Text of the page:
Wait. 100 "true things", 5% error rate...

Ah! Where's the rigor? Shouldn't we be testing more than once, if we have a known error rate?

Something is just not right about the middle part of that figure. It needs some Bayes-jutsu.

This is what it is saying: there are 1000 test cases. 10% are "yes". There are 100 true "yeses" and 900 true "nos". A power of .8 means 80% of the true "yeses" will be captured by the test. That means there will be 20 apparent "nos" that are really "yeses". There is also a .05 false positive rate. That means that out of 900 TRUE "nos", 45 will appear to be "yeses". False positives look exactly like true positives.

However, although their math works out just fine if they are talking about a 5% false positive rate, they seem to have confused confidence level with false positive rate. That is not what a .05 confidence level is. A .05% confidence level is a measure of how likely the test is to have produced data this far or farther from a no-change mean by chance alone. *It is not an error rate.* Therefore all their numbers are hopelessly borked and meaningless.

Actually, they're right about that. Alpha is not only the p-value needed for significance, it is also the chance of a Type I error. That is, if the null hypothesis is true, it is the fraction of replications you would expect, by chance alone, the estimation of the parameter (usually the mean) to fall outside that interval and be considered significant. And...I think I just explained it.

The problem is, the article words the situation weirdly. Instead, it should be like this.

1. Of 1000 hypotheses, perhaps 100 of these will reject the null hypothesis in favor of the alternative.

2. Given an alpha of 0.5, we expect 1/20th of those tests that should not have rejected the null hypothesis to actually do so. 1/20th of 900 is 45. These are the false positives. Given a power of 0.8 [I'm not sure how they got a Power of 0.8, I just have to take their word for it, since calculating Power by hand is complicated, since calculating beta is complicated, and Power is 1 minus beta.] , our beta is 0.2, which means 20% of the time when we /should have/ rejected the null hypothesis, we will not. This is the type two error, and means that 0.2*80 = 20 negative tests are actually false negatives, they should have rejected the null hypothesis.

3. If researchers only publish positive test results, that means that by chance alone there will be 9 false positives published for every 16 positives, meaning more than half. The ratio for false negatives to negatives is .02, which means the random chance for a false negative is much lower than false positive, if all tests are equally published.

Now, I have a few problems with this, The first is that people are generally not interested in detecting sameness, they are interested in detecting differences. At least in hypothesis testing And furthermore, those alpha and beta values? They are /tailored/ to a high standard of detecting differences. We could easily design a test where the rate of false negatives is higher, and all we have to do is decrease the alpha value. Make it tiny. Make it small enough, and the false negative level will skyrocket. (ETA: Really why we use 0.05 as our alpha is based around something called the central limit theorem, which has to do with central tendencies of variability and the rareness of extreme values. It assumes data are normally distributed. They aren't always.)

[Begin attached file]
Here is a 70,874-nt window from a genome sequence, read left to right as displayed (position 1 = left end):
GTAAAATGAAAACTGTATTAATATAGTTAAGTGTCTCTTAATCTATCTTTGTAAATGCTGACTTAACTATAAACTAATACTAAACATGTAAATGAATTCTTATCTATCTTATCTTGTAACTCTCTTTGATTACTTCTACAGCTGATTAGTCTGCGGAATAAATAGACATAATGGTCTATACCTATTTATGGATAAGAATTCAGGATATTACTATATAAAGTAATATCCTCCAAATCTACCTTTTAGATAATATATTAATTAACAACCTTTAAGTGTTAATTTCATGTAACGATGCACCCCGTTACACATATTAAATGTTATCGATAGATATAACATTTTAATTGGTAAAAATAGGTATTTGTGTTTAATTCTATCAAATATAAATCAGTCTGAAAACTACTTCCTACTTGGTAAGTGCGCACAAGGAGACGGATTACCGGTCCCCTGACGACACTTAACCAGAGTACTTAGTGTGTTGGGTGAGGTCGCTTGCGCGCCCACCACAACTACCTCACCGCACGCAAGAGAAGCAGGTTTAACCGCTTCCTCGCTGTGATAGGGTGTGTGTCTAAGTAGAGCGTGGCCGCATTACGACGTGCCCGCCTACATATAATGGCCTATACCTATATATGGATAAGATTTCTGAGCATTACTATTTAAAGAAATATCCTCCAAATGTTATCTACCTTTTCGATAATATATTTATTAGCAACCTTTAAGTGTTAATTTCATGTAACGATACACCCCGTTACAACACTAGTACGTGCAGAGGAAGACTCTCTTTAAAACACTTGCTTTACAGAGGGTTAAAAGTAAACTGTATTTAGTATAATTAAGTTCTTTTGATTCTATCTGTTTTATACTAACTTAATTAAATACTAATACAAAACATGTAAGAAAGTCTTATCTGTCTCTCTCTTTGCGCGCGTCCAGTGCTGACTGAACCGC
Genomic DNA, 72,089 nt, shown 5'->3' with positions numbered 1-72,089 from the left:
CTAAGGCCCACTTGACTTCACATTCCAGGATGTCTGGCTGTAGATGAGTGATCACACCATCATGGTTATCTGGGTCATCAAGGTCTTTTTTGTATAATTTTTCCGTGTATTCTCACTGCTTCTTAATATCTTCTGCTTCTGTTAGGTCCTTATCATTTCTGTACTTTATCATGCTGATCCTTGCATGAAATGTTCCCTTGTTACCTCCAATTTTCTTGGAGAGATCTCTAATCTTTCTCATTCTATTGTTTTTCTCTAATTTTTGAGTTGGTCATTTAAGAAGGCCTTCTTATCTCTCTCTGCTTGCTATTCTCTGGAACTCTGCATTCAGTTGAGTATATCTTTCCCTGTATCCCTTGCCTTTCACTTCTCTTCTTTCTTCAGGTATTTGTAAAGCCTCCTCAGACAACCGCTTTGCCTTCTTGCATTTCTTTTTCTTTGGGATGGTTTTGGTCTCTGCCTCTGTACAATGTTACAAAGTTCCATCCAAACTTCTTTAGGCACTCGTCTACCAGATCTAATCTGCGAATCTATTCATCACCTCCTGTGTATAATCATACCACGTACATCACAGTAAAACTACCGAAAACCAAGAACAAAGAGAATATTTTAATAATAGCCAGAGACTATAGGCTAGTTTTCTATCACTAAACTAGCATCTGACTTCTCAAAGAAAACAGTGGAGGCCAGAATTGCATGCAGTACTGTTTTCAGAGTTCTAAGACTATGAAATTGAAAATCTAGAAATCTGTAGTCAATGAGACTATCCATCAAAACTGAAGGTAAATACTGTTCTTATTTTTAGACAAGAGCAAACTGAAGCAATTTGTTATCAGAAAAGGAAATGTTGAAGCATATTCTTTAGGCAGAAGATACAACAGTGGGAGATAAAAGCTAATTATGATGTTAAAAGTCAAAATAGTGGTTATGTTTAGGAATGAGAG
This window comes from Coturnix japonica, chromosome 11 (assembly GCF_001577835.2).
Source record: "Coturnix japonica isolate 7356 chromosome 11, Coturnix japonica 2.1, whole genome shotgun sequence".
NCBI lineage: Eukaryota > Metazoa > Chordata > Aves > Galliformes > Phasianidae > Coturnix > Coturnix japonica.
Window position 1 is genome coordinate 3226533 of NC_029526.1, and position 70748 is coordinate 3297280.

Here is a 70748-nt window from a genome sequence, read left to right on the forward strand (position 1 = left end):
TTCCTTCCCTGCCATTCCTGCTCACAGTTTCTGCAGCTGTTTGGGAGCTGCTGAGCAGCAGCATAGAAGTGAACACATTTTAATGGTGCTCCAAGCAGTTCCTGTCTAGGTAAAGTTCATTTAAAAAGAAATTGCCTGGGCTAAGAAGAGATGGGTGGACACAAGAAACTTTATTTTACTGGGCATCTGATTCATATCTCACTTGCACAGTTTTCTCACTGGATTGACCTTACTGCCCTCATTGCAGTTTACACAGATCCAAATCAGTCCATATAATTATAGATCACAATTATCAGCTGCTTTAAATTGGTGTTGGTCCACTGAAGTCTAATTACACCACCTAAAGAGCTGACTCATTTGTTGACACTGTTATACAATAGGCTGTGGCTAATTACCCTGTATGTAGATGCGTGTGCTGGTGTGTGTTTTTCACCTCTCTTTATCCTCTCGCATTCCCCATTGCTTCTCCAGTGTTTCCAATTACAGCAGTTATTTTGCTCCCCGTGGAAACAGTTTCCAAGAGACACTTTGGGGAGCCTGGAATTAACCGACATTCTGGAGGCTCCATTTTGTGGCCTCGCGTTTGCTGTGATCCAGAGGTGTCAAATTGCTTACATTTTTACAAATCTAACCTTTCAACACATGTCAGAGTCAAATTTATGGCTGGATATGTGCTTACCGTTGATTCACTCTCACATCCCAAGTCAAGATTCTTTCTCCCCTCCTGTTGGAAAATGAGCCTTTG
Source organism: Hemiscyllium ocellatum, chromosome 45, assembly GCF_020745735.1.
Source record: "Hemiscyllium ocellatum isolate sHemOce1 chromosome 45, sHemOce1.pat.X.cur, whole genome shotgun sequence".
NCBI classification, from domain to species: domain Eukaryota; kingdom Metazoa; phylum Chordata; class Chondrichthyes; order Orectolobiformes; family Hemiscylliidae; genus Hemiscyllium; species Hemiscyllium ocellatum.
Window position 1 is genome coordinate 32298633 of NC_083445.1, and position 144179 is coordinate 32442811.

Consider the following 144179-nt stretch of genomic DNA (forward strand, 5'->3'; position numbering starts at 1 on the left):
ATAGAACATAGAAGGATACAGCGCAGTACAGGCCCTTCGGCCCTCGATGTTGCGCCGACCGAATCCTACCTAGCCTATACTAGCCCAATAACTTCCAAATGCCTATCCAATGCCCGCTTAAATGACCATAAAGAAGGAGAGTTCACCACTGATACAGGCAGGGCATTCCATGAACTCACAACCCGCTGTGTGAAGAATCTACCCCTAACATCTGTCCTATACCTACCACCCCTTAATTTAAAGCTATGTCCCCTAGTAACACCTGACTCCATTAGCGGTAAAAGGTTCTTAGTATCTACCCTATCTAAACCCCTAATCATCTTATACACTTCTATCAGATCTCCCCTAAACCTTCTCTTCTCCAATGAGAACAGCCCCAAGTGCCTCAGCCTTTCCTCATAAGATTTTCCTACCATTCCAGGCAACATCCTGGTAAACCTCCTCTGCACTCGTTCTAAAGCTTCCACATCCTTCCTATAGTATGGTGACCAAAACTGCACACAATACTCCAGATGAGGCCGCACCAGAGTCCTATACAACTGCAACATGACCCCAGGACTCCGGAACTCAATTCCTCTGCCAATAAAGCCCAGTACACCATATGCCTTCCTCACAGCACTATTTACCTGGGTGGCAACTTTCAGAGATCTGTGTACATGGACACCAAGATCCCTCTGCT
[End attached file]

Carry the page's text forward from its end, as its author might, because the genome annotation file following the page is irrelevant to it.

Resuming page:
But here's the main problem, and that's the premise of assuming a very uneven ratio of negative to positive results. People do not run around testing hypotheses at random. It is, frankly, a waste of time. When the article assumes a 10 to 1 ratio of negatives and positives, it is exactly that, an assumption. What if we make it 50:50? Well then, 1/20th of 500 is 25, and 0.2 times 500 is 100. Which makes the ratio of false negatives to negatives 25:400 or 0.06, and the ratio of false positives to positives 100 to 475 or 0.2, which is a HELL of a lot lower than more than half.

This means the whole figure is nonsensical, because it is based on an untested assumption which is the ratio of negatives to positives in hypothesis testing. It does the /math/ right, but it starts from a flimsy premise. These post-hoc power tests have been looked down upon for years, this is not how you use power.

What you use power for is to decide on an appropriate sample size for the effect size you are looking for. In other words, if you are going to test a fertilizer, and you only care if the tree growth difference is larger than a foot (this is the effect size), power calculations can help tell you what an appropriate sample size would be to detect that difference between your control and treatment, given the natural variability and the desired alpha (again, the probability of a Type I error, usually 0.5). You can then rest assured that, if you have properly estimated the inherent variability, that the appropriate sample size will give you a significant p-value if and only if the effect size is as large as you would want it.

This is turning into a tangent, but it must be said: a significant p-value is /meaningless/ without knowing the effect size. You could say that the difference between those two tree fertilizers is significant, but if the actual difference is only a change in inches, who gives a shit? When you see a significant p-value in a paper, always always always check what the actual difference is, what the units are, and if the difference even matters.

And I think that's all for now. This message has been brought to you by the statistics software program R and the number 0.05.

ETA2: Oh, I think I just repeated what you said, except more complicated, and with more flailing at the end.